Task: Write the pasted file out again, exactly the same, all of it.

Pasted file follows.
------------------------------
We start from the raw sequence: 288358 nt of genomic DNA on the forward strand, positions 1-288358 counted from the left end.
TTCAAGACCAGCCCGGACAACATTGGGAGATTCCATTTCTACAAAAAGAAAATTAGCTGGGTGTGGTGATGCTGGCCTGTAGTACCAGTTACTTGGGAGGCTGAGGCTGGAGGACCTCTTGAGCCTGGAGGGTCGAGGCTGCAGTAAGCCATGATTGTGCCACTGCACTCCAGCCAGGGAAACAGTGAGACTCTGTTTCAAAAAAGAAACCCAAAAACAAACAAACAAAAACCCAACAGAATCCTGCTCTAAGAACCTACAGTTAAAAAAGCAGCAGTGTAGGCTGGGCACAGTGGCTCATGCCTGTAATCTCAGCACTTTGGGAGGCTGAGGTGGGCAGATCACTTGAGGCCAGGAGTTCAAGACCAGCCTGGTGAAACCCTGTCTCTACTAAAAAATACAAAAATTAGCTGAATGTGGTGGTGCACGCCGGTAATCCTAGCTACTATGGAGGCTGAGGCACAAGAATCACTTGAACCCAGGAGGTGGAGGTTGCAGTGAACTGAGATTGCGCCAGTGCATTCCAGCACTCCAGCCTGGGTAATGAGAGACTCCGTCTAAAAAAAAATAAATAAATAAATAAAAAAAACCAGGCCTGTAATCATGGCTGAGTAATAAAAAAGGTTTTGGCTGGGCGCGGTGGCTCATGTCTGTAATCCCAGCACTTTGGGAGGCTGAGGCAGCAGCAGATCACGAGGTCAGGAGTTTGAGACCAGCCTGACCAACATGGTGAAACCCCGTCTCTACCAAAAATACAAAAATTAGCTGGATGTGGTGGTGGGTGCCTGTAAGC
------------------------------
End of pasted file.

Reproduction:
We start from the raw sequence: 288358 nt of genomic DNA on the forward strand, positions 1-288358 counted from the left end.
TTCAAGACCAGCCCGGACAACATTGGGAGATTCCATTTCTACAAAAAGAAAATTAGCTGGGTGTGGTGATGCTGGCCTGTAGTACCAGTTACTTGGGAGGCTGAGGCTGGAGGACCTCTTGAGCCTGGAGGGTCGAGGCTGCAGTAAGCCATGATTGTGCCACTGCACTCCAGCCAGGGAAACAGTGAGACTCTGTTTCAAAAAAGAAACCCAAAAACAAACAAACAAAAACCCAACAGAATCCTGCTCTAAGAACCTACAGTTAAAAAAGCAGCAGTGTAGGCTGGGCACAGTGGCTCATGCCTGTAATCTCAGCACTTTGGGAGGCTGAGGTGGGCAGATCACTTGAGGCCAGGAGTTCAAGACCAGCCTGGTGAAACCCTGTCTCTACTAAAAAATACAAAAATTAGCTGAATGTGGTGGTGCACGCCGGTAATCCTAGCTACTATGGAGGCTGAGGCACAAGAATCACTTGAACCCAGGAGGTGGAGGTTGCAGTGAACTGAGATTGCGCCAGTGCATTCCAGCACTCCAGCCTGGGTAATGAGAGACTCCGTCTAAAAAAAAATAAATAAATAAATAAAAAAAACCAGGCCTGTAATCATGGCTGAGTAATAAAAAAGGTTTTGGCTGGGCGCGGTGGCTCATGTCTGTAATCCCAGCACTTTGGGAGGCTGAGGCAGCAGCAGATCACGAGGTCAGGAGTTTGAGACCAGCCTGACCAACATGGTGAAACCCCGTCTCTACCAAAAATACAAAAATTAGCTGGATGTGGTGGTGGGTGCCTGTAAGC